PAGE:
This home front letter was written jointly by Joseph Freeman (1791-1865) and his second wife, Abigail (Gross) Freeman (1805-1879) of Minot, Androscoggin county, Maine. They wrote the letter to their son, Lt. Joseph Hewett Freeman (1841-1931) of Co. G, 23rd Maine Infantry—a nine-month’s regiment. They were never under fire during the ten months they were in service but they lost 50 men by disease and two by accident. Joseph later served as Captain of Co. H, 14th Maine Infantry.
Sunday, November 16, 1862
I have just returned from meeting & heard Mr. Bert (who married Liza Farnham of Bedel Hill) preach a very fine sermon. I am going to write you an old fashioned letter such as they used to 60 or 70 years ago.
We are enjoying the good blessings of heath and hope that you are receiving the same blessing.
We are having fine weather for the season though a little cool today, The ground froze some last night, I have got my house banked up and am pretty much ready for winter. I am fattening the old cow. She is doing first rate. Gives a good lot of milk and I think will make some good beef. I bought a cow last Thursday of Mr. Wight & paid him $16.00. I am going to keep her for milk. The pigs are doing finely. I boil up pumpkins and put in a little meal and feed them four or five times in a day.
The old cat is well & hearty & catches all the rats and mice she can get hold on, I have helped your mother dry some pumpkin & apples for you when you return from the war. I see by the papers that six regiments from Maine including the 23rd is going to Texas under Gen. Banks. Should you go to Texas, you will have quite a sail on the Big Water and doubtless experience some rough weather & see some hard times, though I think I should prefer going to Texas than remain in Maryland or Virginia.
I am glad to hear that you fare so well and that you are so contented. Hope you will prosper & keep a clear conscience—be good and then you may be great, Improve all your leisure moments in improving your mind and doing good to others. Your Mother & Abby are going to write you.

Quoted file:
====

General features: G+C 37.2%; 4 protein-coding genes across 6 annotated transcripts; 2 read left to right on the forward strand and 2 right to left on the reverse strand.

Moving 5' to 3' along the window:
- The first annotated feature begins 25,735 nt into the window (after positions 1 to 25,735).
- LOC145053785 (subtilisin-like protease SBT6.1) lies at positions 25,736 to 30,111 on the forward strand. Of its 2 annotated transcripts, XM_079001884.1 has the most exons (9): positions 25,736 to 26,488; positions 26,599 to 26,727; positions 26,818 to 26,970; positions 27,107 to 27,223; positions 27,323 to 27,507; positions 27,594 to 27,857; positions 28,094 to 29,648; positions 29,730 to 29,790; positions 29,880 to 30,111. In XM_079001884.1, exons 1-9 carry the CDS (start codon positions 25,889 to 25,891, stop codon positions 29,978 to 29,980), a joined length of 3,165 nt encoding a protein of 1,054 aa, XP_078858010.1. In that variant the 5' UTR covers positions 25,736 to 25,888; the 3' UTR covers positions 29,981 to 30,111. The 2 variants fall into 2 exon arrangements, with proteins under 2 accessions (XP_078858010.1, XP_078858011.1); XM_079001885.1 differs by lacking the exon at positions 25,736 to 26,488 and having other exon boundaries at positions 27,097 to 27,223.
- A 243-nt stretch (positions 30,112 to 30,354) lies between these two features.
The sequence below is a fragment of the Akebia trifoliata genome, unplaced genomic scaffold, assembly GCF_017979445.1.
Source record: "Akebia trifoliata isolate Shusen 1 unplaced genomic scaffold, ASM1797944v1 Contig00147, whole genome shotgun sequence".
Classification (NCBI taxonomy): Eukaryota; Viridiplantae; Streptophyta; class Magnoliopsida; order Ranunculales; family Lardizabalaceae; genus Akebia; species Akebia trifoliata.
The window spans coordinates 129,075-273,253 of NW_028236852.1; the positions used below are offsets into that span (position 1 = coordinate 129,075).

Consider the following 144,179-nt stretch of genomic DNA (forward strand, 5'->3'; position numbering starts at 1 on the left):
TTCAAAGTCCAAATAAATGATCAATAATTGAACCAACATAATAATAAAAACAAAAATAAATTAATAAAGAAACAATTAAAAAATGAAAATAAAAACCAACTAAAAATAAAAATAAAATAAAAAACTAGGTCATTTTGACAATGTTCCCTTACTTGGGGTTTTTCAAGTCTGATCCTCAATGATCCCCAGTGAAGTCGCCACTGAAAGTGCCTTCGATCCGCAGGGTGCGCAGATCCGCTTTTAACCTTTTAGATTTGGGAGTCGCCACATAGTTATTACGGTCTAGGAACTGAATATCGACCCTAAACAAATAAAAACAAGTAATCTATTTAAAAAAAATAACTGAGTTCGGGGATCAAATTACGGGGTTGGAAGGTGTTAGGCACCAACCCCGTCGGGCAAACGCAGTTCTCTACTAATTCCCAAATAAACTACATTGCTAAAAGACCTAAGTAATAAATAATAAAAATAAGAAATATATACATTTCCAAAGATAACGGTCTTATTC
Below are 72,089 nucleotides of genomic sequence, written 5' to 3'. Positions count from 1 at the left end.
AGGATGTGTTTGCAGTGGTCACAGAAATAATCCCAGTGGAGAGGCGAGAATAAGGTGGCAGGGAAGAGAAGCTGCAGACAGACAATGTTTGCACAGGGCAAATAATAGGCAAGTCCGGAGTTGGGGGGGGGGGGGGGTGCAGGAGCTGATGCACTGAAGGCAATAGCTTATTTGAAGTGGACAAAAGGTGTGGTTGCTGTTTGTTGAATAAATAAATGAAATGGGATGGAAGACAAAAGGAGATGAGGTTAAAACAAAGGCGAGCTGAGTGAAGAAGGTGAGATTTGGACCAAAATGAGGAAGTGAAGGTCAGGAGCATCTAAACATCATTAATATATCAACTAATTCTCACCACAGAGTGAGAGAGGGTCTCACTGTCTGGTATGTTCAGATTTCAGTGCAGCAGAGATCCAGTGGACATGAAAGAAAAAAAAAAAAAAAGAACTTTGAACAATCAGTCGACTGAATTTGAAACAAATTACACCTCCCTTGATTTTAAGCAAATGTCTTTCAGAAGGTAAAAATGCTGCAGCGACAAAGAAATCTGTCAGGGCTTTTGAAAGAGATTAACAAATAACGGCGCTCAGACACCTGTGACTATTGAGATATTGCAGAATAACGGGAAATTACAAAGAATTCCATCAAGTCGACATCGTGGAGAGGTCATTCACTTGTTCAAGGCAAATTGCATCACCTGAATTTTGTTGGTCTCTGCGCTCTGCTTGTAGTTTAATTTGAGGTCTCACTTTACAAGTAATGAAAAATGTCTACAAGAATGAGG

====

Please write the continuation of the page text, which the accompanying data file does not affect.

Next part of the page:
Yours, — Joseph Freeman
P. S. How do you spell tow path out where you are? I see you and Capt. Lamb write toe path.
[in a different hand]
My dear Joseph,
Your Father has written and left this half sheet fo me to fill out. We received a soul-cheering letter last Tuesday dated November 6th and yesterday Lucy received another bearing date November 11th. I can assure you, we all leave our work and sit down and read your precious and interesting letters. I am not satisfied with reading once, twice or thrice, but I read them a great many times. Blessed privilege! I would not be deprived for anything. Sometimes I sit up in the morning feeling very sad. It seems as though I must cry. And when the mail comes, your Father will go to the Post Office and return with such a nice long letter from you. Then I feel so thankful and situated so comfortably. Tis then I think I will try and be more patriotic. If you could only stay where you are, but as soon as you get settled comfortably, you have to pull up stakes and march.
I hope you won’t have to go to Texas. But I don’t know but you will get clear from fighting. It seems that the Twenty-fifth [Maine] expects to stay at Washington. I had hoped that you might. Perhaps it will be all for the best if we can think so.
Your Father spoke of Mr. Bert. He and his wife came to her Father’s to bury their youngest child. Miss Stanly went home last Friday and now we are alone. I don’t know where Fernald is to board. He spoke to me last spring. I suppose Lucy Brett is to have the primary school. Your little sister and I have been trying to clean house the past two weeks. We have had company or callers every day. Mrs. Hays and Lewis were here the other day. They send their love to you. Our Circle met to the Dr.’s last Wednesday. We made choice of Mrs. D. Clark for treasurer. We voted to devote ten dollars for preaching. You say to Dr. Ricker that I am glad he is with you. I have confidence he will take care of you if you are sick. Give my love to him and all the rest of our Minot men.
Please to write often and I will try and do the same. Take good care of your health, read the word of God, and oh! that you might be a humble follower of the meek and lowly Jesus is the ardent prayer of your affectionate Mother, — A. G. Freeman
I was thinking tonight that True and Rounds hadn’t any Mother to write to them and they can write me. I haven’t written half I would like to if I had room. Lucy and I visited Mrs. Pierce last Friday. We had a good time.